- Thirty five organizations were awarded grants of $25,000 by the Egypt Development Marketplace (DM) on June 17.
- The program awarded a total of $800,000. The grantees will also receive technical assistance and advisory support from the World Bank Group and several local and international partners to scale up their innovative business model and generate employment.
- The two sectors of focus for the Egypt DM program is nearly evenly divided between the agribusiness and the handicrafts sectors.
June 24, 2013—Egypt’s desert dunes are a flourishing home to fig and olive groves. Quite often farmers find it hard to sell their produce in a timely manner or get the best price for it. This is where the social enterprise Cubes Contracting comes in, providing technical and logistical support for farmers to get their produce to Cairo and large urban centers. This creates new jobs as well as opens markets to a segment of the population that do not always have access to it.
Akhmim, is a large town on the Upper East side of the Nile and is known for its weekly market featuring textiles. The Egyptian Society for Folk Tradition is another social enterprise that is training women to weave silk according to ancient ways using modern methods. Thus, helping them get jobs and increase their income while reviving a traditional Egyptian industry.
Cubes Contracting and the Egyptian Society for Folk Tradition are just two out of 35 organizations that were awarded grants of $25,000 by the Egypt Development Marketplace (DM) on June 17. The selected organizations’ focus is nearly evenly divided between the agribusiness and the handicrafts sectors; the two focus sectors of the Egypt DM program. The program awarded a total of $875,000. The grantees will also receive technical assistance and advisory support from the World Bank Group and several local and international partners to scale up their innovative business model and generate employment.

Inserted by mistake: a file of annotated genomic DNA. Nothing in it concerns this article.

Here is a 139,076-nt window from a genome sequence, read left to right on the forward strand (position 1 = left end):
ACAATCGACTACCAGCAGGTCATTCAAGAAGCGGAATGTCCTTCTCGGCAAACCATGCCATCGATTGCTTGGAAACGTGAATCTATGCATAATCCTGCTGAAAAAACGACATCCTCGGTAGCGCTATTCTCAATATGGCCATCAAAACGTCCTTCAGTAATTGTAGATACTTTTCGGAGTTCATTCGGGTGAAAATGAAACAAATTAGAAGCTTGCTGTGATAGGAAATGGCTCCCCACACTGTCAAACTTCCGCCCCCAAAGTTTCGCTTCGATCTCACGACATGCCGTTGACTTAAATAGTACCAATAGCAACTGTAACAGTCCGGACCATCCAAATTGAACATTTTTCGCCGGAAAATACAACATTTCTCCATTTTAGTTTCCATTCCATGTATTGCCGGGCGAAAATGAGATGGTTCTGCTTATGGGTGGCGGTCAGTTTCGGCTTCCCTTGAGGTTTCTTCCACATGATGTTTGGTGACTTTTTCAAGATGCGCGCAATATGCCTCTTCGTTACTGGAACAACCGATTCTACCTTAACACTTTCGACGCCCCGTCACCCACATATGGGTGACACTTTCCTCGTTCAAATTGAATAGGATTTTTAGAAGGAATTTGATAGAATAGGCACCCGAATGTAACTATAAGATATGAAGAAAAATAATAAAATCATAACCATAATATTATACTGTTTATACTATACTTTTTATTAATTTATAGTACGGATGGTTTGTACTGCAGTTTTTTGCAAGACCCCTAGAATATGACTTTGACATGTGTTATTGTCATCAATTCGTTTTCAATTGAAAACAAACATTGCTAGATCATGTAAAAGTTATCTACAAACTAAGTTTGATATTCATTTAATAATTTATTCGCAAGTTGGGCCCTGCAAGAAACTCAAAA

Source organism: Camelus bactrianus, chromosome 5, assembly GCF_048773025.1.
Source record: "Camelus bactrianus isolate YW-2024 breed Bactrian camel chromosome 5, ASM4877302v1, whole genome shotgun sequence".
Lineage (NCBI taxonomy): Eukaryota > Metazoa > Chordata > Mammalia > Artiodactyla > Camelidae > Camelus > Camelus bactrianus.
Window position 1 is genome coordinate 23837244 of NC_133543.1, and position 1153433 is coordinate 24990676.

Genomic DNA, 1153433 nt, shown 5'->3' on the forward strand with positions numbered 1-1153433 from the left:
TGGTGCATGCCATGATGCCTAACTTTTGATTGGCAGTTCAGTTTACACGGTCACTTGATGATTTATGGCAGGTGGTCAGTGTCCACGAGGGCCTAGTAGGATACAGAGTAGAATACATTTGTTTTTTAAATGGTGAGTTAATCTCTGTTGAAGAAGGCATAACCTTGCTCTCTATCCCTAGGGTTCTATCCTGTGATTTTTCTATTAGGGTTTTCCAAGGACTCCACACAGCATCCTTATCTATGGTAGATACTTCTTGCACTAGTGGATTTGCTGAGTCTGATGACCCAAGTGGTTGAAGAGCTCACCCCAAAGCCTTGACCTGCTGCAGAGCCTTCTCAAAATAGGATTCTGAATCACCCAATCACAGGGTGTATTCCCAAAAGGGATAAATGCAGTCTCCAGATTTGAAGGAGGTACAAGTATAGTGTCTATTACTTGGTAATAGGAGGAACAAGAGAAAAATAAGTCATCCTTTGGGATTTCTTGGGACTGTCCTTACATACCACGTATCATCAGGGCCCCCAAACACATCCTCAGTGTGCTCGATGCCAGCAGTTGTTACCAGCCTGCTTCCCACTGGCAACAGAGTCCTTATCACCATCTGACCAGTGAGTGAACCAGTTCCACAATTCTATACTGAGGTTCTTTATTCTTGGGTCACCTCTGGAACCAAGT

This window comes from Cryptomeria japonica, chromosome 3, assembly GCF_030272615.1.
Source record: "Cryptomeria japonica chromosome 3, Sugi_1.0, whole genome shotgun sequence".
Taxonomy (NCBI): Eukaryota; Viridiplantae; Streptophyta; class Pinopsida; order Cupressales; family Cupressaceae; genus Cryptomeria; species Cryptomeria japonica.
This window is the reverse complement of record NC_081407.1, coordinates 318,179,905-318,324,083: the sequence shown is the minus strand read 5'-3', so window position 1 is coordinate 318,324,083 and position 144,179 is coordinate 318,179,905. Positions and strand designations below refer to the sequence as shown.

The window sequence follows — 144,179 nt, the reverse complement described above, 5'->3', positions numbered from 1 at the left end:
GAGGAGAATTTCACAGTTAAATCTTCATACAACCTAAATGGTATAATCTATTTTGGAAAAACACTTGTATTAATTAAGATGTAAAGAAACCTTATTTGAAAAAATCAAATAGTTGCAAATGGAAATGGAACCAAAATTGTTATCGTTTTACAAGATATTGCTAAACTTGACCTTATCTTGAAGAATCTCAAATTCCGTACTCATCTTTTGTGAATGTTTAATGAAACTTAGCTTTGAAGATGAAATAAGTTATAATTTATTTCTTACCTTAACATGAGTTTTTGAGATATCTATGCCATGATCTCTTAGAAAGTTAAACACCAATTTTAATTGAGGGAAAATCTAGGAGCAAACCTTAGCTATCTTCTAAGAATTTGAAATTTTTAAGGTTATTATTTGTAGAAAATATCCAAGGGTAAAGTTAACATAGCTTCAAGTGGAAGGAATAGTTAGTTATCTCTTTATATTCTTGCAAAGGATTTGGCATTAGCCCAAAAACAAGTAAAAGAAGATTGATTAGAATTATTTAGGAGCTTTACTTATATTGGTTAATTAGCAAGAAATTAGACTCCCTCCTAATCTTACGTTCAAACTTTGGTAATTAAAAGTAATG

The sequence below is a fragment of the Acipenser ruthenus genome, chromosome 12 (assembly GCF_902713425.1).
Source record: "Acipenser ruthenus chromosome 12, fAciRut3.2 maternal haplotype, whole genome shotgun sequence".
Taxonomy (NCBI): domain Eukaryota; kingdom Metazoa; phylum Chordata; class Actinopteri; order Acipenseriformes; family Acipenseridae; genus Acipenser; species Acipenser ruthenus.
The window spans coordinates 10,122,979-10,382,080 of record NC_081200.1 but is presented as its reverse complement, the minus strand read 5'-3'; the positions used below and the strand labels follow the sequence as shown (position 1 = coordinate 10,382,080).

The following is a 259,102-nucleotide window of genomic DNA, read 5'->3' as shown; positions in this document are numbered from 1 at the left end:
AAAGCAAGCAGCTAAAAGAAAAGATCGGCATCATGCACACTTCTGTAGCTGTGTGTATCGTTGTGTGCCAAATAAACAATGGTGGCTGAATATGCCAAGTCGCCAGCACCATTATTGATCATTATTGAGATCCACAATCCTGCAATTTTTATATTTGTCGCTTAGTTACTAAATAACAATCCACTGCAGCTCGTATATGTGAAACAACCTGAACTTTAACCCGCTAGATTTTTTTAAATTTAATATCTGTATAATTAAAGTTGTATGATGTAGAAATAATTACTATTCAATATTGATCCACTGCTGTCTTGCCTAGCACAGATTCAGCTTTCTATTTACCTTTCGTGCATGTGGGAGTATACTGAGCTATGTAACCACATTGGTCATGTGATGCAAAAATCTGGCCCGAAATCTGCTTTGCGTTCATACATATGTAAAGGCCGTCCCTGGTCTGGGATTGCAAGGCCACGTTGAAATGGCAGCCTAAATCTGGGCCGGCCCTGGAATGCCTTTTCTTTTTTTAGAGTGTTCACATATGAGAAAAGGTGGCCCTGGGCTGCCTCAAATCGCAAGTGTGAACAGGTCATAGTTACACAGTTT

Egypt has undergone dramatic changes since the Spring of 2011 and elections held in June 2012. However, Egypt’s economy is still suffering from a downturn and the government and its people are facing many challenges to restore growth and promote jobs in the country.
“Winning the award is great, but the networking and synergies are greater,” said Zeiad Amer from Cubes Contracting at the award ceremony. The grantees received their award at an event in Cairo also attended by more than 150 participants representing financial institutions, social entrepreneurs, investors, development organizations, and government officials. The 35 organizations have inspiring business models adding value in activities ranging from tomato paste production to carpet weaving.
“The World Bank Group is committed to promoting an inclusive growth model and create an enabling environment for rural organizations to thrive and create jobs in the remote regions and villages of Egypt where poverty is acute,” said Hartwig Schafer, World Bank Country Director for Egypt, Yemen and Djibouti.
The Competition Process
The Development Marketplace call for proposals took place from November 2012 to January 2013. The World Bank Development Marketplace team and partners then made public presentations in November 2012 in Aswan, Qena, Minya and Assyut. This was to generate interest in the competition and to encourage organizations operating in the targeted locations to apply. This yielded more than 180 proposals from 170 organizations across Egypt. Priority was given to projects in Upper Egypt where some of the most vulnerable citizens live.